Valerie Guarnieri: Hunger and malnutrition really work hand in hand and really create this spiraling impact on people's wellbeing. And we see that in terms of each of the drivers of hunger. We talk about conflict, natural hazards and economic shocks driving hunger, but there's also a feedback loop in play where these same factors are impacted by hunger. And when you look at the economic impact of hunger and malnutrition, hungry people, malnourished populations, you see a loss of productivity. You see an increase in illness, an increased occurrence of death. Undernourishment in and of itself reduces physical activity. It reduces cognitive activity and cognitive development, and also the ability of children to learn. So this has a direct impact on individuals, but also on communities and on nations in terms of lost productivity and lost income.
[09:30] Srimathi Sridhar: And Valerie, what about conflict? Can you unpack that a little bit more for us?
Valerie Guarnieri: We know that conflict is a driver of hunger. 70% of the acute hunger exists in countries that are facing conflict impacted by conflict, but conflict also drives displacement, which then generates more conflict. We see land and water access disputes happening when traditional pastor list migration routes come up against agrarian communities. We see rising food prices giving rise to riots and urban settings, and we saw that in 2008 with the high food prices in countries like Burkina Faso and Cameroon and Egypt and Haiti. So these inequities that already exist in the context of poverty and in many countries are exacerbated by situations of hunger and high food prices, and that then creates a spiraling impact.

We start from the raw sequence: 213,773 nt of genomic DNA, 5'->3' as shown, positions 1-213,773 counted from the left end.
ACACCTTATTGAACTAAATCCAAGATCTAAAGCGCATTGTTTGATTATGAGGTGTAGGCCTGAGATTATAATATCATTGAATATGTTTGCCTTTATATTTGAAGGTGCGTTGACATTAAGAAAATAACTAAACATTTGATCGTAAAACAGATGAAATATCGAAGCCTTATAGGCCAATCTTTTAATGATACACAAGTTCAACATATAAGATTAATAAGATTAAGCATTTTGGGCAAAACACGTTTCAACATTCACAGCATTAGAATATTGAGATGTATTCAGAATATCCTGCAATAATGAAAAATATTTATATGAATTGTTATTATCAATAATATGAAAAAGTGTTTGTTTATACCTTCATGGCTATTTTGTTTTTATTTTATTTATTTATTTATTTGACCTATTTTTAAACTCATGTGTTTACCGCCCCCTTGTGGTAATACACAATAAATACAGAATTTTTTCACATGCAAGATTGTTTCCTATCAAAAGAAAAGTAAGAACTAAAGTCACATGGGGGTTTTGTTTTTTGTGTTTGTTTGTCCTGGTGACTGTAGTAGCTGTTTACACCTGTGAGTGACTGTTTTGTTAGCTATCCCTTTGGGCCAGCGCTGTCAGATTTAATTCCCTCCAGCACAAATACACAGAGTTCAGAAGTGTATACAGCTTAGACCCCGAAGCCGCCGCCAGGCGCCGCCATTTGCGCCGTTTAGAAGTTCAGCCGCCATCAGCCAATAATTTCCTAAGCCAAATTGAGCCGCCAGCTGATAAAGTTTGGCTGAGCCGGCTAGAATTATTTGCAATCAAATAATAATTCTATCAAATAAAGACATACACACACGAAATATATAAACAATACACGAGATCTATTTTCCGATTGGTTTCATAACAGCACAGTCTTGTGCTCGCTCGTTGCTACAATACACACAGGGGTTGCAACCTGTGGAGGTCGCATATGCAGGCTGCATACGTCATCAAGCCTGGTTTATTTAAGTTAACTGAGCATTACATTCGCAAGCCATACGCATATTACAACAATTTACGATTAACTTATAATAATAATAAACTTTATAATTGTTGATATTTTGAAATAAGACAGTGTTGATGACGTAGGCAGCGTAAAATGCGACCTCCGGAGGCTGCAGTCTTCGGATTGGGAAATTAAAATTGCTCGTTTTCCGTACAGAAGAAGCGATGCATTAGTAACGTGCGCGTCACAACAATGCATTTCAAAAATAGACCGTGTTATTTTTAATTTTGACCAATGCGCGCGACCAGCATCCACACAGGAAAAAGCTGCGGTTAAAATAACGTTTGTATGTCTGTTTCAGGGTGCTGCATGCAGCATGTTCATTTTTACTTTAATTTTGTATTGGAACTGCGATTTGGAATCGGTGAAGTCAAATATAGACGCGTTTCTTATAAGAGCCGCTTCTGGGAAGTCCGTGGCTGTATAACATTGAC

[10:38] Srimathi Sridhar: A lot of these issues really seem to be intertwined. We're talking today about going beyond emergency to also building resilience when it comes to food security. What can the World Food Programme's experiences teach us here?